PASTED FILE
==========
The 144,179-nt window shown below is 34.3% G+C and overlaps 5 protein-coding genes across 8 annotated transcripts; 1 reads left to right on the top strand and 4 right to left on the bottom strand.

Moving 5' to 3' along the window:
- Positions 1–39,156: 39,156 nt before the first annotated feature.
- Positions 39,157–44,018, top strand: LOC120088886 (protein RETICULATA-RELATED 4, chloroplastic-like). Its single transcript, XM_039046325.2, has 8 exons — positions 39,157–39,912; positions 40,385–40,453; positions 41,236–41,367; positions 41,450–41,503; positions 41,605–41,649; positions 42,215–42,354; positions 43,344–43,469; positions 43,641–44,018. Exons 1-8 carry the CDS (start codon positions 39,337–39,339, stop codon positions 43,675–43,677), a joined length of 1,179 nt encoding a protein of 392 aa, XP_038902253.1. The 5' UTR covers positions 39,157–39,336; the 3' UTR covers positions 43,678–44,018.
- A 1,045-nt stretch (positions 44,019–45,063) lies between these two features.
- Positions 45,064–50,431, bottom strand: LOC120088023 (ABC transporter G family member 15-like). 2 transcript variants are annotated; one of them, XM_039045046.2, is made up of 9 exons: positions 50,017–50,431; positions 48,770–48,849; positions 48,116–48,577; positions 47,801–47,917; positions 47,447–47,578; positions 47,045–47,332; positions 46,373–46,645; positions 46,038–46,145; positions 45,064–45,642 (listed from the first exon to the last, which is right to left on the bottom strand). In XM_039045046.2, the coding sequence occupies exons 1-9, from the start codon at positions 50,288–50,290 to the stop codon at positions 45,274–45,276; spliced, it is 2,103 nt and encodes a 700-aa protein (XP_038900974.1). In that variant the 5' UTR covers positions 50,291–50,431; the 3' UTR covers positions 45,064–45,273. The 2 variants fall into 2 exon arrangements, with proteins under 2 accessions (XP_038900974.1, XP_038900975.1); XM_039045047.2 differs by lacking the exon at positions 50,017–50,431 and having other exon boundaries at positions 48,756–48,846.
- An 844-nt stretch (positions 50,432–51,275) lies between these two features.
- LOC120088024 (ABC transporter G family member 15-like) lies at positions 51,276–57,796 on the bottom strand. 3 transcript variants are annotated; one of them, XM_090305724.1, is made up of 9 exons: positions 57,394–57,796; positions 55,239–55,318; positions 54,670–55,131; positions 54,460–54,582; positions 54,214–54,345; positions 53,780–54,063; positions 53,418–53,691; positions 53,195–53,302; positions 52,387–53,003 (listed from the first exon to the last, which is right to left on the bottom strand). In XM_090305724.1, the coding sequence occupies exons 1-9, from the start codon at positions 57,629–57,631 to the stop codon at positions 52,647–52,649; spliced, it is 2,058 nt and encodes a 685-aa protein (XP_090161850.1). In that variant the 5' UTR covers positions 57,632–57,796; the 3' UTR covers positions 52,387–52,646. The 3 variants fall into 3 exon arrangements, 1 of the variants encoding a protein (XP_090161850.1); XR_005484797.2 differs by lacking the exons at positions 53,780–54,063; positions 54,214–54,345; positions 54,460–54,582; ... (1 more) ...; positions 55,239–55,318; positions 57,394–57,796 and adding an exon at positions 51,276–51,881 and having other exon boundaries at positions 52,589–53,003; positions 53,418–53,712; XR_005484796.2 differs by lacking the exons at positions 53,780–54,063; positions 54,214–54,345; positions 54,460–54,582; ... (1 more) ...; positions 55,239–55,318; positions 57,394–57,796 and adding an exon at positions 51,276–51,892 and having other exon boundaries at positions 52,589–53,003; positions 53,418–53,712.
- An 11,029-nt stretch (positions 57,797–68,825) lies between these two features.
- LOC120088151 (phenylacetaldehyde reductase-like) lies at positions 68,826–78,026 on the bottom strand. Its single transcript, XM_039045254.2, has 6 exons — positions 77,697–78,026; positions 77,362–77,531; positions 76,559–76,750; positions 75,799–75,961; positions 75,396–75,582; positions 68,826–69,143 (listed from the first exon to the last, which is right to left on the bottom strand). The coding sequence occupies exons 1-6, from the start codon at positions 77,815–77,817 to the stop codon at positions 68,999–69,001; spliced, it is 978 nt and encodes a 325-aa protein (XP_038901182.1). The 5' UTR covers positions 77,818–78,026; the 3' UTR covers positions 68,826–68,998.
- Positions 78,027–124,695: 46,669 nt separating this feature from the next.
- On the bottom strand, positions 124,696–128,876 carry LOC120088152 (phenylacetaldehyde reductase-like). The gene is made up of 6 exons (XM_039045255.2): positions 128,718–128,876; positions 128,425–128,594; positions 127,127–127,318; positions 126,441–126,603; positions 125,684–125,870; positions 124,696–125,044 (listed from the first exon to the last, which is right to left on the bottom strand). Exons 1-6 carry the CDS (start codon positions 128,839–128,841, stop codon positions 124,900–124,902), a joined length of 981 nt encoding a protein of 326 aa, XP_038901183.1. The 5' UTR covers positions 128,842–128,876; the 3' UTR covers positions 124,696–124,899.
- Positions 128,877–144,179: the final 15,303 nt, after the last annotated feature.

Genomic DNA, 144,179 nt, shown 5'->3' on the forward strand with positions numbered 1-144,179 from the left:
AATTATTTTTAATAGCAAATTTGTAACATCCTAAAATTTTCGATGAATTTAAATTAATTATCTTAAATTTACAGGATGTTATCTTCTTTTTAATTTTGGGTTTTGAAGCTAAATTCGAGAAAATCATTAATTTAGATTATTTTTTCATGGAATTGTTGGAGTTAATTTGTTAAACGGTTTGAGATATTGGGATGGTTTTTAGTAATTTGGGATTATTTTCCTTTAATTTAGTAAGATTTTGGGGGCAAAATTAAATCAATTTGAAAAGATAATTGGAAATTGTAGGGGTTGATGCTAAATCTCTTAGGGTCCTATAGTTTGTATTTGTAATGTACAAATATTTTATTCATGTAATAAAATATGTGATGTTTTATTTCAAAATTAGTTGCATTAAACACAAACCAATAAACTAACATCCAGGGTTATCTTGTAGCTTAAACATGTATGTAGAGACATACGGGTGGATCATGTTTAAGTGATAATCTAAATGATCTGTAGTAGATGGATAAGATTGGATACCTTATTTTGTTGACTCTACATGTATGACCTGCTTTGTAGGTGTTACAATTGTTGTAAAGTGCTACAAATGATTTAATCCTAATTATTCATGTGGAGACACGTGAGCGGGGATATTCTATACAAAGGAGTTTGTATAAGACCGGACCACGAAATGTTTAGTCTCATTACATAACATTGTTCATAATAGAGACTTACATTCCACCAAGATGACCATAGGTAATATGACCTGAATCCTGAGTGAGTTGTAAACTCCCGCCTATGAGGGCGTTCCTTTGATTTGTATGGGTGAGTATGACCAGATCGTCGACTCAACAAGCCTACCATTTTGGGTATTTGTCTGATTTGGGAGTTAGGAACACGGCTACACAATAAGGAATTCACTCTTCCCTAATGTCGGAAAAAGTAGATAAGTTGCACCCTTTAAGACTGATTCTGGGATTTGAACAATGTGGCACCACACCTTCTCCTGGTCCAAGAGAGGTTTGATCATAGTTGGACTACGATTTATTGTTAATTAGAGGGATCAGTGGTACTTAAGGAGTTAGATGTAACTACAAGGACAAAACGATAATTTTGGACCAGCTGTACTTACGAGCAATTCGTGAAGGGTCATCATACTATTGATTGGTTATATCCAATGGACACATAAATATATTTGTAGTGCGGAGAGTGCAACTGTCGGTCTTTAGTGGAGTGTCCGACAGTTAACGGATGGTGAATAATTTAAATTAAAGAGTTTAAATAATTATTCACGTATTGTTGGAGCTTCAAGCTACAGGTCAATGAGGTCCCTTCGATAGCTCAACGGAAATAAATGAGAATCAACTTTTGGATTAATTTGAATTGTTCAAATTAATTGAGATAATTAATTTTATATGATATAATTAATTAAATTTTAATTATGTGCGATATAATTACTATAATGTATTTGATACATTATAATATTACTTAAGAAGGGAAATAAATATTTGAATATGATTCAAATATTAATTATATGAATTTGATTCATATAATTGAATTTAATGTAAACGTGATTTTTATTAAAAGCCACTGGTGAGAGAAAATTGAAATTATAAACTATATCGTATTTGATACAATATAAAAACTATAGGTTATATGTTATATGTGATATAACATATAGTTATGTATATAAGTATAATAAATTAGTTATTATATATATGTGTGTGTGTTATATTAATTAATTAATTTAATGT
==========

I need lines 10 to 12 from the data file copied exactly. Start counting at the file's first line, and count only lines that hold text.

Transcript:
- LOC120088151 (phenylacetaldehyde reductase-like) lies at positions 68,826–78,026 on the bottom strand. Its single transcript, XM_039045254.2, has 6 exons — positions 77,697–78,026; positions 77,362–77,531; positions 76,559–76,750; positions 75,799–75,961; positions 75,396–75,582; positions 68,826–69,143 (listed from the first exon to the last, which is right to left on the bottom strand). The coding sequence occupies exons 1-6, from the start codon at positions 77,815–77,817 to the stop codon at positions 68,999–69,001; spliced, it is 978 nt and encodes a 325-aa protein (XP_038901182.1). The 5' UTR covers positions 77,818–78,026; the 3' UTR covers positions 68,826–68,998.
- Positions 78,027–124,695: 46,669 nt separating this feature from the next.
- On the bottom strand, positions 124,696–128,876 carry LOC120088152 (phenylacetaldehyde reductase-like). The gene is made up of 6 exons (XM_039045255.2): positions 128,718–128,876; positions 128,425–128,594; positions 127,127–127,318; positions 126,441–126,603; positions 125,684–125,870; positions 124,696–125,044 (listed from the first exon to the last, which is right to left on the bottom strand). Exons 1-6 carry the CDS (start codon positions 128,839–128,841, stop codon positions 124,900–124,902), a joined length of 981 nt encoding a protein of 326 aa, XP_038901183.1. The 5' UTR covers positions 128,842–128,876; the 3' UTR covers positions 124,696–124,899.